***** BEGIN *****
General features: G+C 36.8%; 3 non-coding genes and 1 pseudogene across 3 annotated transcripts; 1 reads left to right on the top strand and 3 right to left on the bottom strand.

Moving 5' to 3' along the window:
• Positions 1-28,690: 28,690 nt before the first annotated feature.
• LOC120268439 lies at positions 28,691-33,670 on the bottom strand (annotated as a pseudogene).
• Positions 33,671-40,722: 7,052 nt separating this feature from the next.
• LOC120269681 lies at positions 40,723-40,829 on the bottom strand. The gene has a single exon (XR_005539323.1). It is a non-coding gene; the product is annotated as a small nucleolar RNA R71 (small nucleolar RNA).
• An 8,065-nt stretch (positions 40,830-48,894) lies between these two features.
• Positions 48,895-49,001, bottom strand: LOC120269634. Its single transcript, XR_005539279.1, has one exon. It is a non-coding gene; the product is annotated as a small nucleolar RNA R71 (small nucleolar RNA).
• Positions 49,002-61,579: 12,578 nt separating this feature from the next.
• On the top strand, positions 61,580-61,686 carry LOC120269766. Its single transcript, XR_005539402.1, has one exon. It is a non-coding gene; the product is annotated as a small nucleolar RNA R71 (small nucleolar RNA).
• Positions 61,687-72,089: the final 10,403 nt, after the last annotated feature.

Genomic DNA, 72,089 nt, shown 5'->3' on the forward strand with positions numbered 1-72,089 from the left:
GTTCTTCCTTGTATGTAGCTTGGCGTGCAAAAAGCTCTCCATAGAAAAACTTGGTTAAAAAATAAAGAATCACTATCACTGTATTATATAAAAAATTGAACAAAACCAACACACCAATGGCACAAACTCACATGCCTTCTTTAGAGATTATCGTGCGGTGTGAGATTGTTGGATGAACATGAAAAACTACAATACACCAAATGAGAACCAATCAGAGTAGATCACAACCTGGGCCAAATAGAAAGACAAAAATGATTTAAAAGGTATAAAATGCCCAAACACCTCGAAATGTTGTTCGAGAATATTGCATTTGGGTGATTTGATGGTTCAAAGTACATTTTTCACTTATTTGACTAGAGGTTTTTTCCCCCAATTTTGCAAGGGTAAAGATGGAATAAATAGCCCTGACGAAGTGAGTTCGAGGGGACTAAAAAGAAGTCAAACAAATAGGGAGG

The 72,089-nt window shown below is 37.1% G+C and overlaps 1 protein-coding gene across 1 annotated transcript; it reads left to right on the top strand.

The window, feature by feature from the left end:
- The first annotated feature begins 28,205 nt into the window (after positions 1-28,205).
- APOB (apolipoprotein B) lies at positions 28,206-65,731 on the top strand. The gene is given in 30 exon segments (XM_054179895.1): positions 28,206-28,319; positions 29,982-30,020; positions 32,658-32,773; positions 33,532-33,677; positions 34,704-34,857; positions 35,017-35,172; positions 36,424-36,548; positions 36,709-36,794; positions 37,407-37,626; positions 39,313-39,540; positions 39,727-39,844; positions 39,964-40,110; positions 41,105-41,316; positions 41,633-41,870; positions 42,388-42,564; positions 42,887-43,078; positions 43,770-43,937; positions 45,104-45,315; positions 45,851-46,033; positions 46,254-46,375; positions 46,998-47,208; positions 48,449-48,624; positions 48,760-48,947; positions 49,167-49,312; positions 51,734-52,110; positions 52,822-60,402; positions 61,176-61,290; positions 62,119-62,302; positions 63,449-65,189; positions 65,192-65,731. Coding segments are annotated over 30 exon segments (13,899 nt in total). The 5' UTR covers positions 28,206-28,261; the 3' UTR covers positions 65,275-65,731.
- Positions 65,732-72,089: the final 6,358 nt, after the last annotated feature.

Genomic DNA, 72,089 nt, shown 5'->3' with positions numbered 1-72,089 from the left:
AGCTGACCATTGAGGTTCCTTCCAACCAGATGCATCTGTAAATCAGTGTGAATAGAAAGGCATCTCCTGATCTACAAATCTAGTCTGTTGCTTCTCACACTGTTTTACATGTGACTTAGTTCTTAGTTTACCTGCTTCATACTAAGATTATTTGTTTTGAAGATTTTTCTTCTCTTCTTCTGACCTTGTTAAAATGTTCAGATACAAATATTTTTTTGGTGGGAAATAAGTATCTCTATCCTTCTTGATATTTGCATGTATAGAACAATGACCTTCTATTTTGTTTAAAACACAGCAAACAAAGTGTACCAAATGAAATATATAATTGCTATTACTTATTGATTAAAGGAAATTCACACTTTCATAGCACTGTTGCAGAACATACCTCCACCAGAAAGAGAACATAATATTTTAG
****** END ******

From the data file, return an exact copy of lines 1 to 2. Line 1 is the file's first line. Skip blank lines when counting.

General features: G+C 36.8%; 3 non-coding genes and 1 pseudogene across 3 annotated transcripts; 1 reads left to right on the top strand and 3 right to left on the bottom strand.

Moving 5' to 3' along the window: